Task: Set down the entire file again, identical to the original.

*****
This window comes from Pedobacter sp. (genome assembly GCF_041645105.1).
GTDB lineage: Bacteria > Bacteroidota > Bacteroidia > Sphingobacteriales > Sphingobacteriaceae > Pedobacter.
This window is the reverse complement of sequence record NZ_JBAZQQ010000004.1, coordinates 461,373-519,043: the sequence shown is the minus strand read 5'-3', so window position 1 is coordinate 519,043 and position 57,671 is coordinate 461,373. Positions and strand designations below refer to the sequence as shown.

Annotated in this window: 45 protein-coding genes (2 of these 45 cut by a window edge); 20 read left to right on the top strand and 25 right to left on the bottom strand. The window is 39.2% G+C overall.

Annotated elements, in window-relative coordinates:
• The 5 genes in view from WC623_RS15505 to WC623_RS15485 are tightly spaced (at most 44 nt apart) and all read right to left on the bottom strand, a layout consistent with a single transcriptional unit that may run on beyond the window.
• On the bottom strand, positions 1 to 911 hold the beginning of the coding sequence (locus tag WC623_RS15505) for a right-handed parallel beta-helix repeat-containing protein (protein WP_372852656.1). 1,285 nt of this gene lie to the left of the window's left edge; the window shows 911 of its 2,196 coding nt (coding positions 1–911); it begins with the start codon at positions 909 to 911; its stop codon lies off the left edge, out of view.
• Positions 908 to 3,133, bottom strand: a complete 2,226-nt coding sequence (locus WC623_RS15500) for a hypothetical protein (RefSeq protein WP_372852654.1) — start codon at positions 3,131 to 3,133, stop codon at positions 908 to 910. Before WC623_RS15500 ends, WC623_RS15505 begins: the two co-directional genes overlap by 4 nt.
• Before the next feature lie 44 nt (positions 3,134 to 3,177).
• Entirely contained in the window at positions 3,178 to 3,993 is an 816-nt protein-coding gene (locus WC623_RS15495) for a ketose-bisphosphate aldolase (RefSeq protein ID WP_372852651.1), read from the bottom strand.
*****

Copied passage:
This window comes from Pedobacter sp. (genome assembly GCF_041645105.1).
GTDB lineage: Bacteria > Bacteroidota > Bacteroidia > Sphingobacteriales > Sphingobacteriaceae > Pedobacter.
This window is the reverse complement of sequence record NZ_JBAZQQ010000004.1, coordinates 461,373-519,043: the sequence shown is the minus strand read 5'-3', so window position 1 is coordinate 519,043 and position 57,671 is coordinate 461,373. Positions and strand designations below refer to the sequence as shown.

Annotated in this window: 45 protein-coding genes (2 of these 45 cut by a window edge); 20 read left to right on the top strand and 25 right to left on the bottom strand. The window is 39.2% G+C overall.

Annotated elements, in window-relative coordinates:
• The 5 genes in view from WC623_RS15505 to WC623_RS15485 are tightly spaced (at most 44 nt apart) and all read right to left on the bottom strand, a layout consistent with a single transcriptional unit that may run on beyond the window.
• On the bottom strand, positions 1 to 911 hold the beginning of the coding sequence (locus tag WC623_RS15505) for a right-handed parallel beta-helix repeat-containing protein (protein WP_372852656.1). 1,285 nt of this gene lie to the left of the window's left edge; the window shows 911 of its 2,196 coding nt (coding positions 1–911); it begins with the start codon at positions 909 to 911; its stop codon lies off the left edge, out of view.
• Positions 908 to 3,133, bottom strand: a complete 2,226-nt coding sequence (locus WC623_RS15500) for a hypothetical protein (RefSeq protein WP_372852654.1) — start codon at positions 3,131 to 3,133, stop codon at positions 908 to 910. Before WC623_RS15500 ends, WC623_RS15505 begins: the two co-directional genes overlap by 4 nt.
• Before the next feature lie 44 nt (positions 3,134 to 3,177).
• Entirely contained in the window at positions 3,178 to 3,993 is an 816-nt protein-coding gene (locus WC623_RS15495) for a ketose-bisphosphate aldolase (RefSeq protein ID WP_372852651.1), read from the bottom strand.